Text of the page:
(1965) dir. Alexander Mackendrick
I rented the 1965 film A High Wind in Jamaica after having only just recently finished reading the novel from which it was adapted, published in 1929 by Richard Hughes. The novel struck me immensely. It’s probably one of the greatest novels that I’ve ever read, a vivid, Surreal horror comedy about a group of children who are sent back to England after their families survive a massive hurricane in Jamaica where their father is stationed. But their sailing vessel is captured by pirates and they end up in the hands of strange, not wholly viscious men who don’t really know what to do with the children and let them run amok on the ship. There is death and suggestions of child molestation, and moments of beauty both genuine and bizarre.
The film is directed by Alexander Mackendrick, a directer affiliated with the Ealing studios and their comedies and who has to his credit some of the notable films from there including The Man in the White Suit (1951) and The Ladykillers (1955) as well as the notable American film Sweet Smell of Success (1957). The film also features such strong leads as Anthony Quinn as the captain of the pirate ship and James Coburn as his roustabout first mate.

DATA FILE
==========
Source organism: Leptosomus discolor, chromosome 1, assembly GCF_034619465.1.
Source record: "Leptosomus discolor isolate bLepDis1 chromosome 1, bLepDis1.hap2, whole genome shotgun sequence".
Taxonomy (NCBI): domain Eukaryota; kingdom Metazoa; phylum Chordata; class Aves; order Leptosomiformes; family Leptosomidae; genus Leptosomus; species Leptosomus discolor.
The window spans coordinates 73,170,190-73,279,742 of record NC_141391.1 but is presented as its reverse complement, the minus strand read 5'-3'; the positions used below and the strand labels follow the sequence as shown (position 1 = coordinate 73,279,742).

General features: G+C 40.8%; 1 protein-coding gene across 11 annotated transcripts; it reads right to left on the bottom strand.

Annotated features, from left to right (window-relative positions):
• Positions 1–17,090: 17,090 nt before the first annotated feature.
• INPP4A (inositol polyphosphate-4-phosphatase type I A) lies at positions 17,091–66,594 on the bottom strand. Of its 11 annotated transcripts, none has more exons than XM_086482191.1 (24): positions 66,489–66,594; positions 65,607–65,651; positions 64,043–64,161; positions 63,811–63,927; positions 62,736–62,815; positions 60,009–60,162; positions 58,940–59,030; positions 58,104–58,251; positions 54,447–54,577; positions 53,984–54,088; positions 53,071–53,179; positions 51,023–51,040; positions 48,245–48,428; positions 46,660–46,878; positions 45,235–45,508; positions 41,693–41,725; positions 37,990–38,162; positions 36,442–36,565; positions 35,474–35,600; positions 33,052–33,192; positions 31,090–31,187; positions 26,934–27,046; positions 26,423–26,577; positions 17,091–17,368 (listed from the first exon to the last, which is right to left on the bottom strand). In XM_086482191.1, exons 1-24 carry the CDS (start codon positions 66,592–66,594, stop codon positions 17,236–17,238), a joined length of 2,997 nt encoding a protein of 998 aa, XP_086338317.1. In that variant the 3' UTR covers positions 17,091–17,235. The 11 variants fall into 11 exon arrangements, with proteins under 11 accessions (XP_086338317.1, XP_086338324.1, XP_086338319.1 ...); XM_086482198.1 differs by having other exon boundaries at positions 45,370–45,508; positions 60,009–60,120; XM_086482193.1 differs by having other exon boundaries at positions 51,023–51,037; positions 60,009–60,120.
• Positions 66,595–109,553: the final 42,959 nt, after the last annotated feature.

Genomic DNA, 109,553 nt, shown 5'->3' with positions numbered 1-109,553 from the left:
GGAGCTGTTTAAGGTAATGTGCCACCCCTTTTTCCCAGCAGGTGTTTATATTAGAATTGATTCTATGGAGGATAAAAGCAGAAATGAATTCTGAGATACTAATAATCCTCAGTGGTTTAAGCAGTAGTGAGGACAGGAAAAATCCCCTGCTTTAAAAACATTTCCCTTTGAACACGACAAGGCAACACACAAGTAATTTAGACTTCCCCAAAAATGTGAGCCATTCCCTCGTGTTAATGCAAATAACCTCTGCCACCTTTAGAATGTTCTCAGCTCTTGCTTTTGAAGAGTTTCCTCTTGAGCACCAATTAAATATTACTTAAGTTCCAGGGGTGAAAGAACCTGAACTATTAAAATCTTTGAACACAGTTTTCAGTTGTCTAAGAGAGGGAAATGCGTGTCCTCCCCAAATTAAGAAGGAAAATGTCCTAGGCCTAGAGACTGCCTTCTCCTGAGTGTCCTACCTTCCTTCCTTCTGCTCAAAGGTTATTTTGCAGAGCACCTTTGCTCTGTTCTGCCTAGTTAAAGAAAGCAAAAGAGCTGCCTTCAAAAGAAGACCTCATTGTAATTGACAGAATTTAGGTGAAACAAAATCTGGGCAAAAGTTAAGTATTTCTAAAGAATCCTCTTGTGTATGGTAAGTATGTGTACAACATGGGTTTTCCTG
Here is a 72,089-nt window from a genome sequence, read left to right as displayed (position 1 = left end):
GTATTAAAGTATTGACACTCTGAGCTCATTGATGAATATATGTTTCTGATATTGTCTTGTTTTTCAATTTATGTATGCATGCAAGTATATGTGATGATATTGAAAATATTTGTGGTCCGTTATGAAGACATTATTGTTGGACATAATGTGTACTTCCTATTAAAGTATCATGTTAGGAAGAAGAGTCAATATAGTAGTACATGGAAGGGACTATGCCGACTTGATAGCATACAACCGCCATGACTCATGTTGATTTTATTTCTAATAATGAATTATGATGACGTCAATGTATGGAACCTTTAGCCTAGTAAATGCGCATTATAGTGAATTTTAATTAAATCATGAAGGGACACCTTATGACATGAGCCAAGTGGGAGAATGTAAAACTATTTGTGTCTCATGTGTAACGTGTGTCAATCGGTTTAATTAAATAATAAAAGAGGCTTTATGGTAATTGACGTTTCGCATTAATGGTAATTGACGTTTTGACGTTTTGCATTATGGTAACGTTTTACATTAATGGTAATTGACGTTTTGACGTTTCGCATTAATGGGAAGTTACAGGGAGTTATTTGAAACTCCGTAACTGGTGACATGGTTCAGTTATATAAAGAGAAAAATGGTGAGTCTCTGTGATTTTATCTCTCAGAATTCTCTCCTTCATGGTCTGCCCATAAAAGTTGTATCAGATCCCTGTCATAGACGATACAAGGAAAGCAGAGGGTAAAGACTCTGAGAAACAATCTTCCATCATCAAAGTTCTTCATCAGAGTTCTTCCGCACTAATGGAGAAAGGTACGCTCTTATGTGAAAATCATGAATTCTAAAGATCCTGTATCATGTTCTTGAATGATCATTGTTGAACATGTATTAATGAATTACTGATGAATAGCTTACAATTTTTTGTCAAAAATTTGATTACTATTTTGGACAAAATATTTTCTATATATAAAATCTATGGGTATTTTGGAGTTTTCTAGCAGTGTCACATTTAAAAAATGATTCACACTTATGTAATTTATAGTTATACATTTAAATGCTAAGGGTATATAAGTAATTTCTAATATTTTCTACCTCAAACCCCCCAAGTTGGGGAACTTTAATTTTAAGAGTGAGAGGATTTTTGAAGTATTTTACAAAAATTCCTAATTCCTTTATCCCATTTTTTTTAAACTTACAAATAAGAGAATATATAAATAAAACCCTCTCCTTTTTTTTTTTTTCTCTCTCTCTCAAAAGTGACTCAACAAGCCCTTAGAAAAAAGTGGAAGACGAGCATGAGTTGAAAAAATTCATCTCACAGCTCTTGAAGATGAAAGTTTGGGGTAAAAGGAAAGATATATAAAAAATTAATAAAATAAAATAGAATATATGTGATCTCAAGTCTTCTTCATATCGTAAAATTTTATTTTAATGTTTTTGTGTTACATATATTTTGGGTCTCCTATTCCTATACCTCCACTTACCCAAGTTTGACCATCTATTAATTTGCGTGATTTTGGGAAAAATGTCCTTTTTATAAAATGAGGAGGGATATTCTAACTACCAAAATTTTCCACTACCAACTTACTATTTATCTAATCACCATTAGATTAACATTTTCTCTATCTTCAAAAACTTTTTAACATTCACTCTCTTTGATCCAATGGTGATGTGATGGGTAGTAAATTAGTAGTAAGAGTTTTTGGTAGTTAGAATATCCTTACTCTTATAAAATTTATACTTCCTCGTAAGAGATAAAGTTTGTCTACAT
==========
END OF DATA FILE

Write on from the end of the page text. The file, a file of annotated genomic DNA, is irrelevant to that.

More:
The film is a fine adaptation in many ways, sticking with the comedic nature of the story and keeping some of the emotional tone of the relationship of the eldest of the girls, Emily, and Quinn’s captain Chavez. And while a good adaptation, one not altogether skirting some of the more darkened aspects of the book, it loses in its actualization of the characters and story the remarkable strangeness that the book entails. For in the book, the voice is omnipotent yet flitting within the perspectives of various characters, keeping a tonality of naivite and unrealness. In fact, the strangest scene in the book isn’t attempted in the film at all, when the sailors capture a ship full of sea-sick circus animals and attempt to get a tiger and a lion to fight to the death. Of course, it would have been a difficult, problematic thing to film.
But it’s part of the nature of film to an extent. The visions are much more actualized, more information is given, you have your own reaction to the reality of the actor’s faces and the film’s settings and in a story so powerfully evocative of both Jamaica’s jungle and the sea’s open power, there is so much more in the book than the film could ever have attempted. That perhaps is an aspect of the nature of such adaptation, some source material lending itself more easily to the translation. And yet, it’s not a bad film.
The book is brilliant, and I have been recommending it left and right. Republished by New York Review Books (my favorite publishing company), it’s just a wonder to read.
The film, as I’ve said, is a good one. Not a classic, not a waste. Perhaps less diminished if seen prior to having read the book, but still it’s something so different, outside of the heart of the actual narrative events, it’s hard to say exactly that it is in any real way alike it. And I have no idea what a child might think of it, though it could perhaps be seen like a children’s film.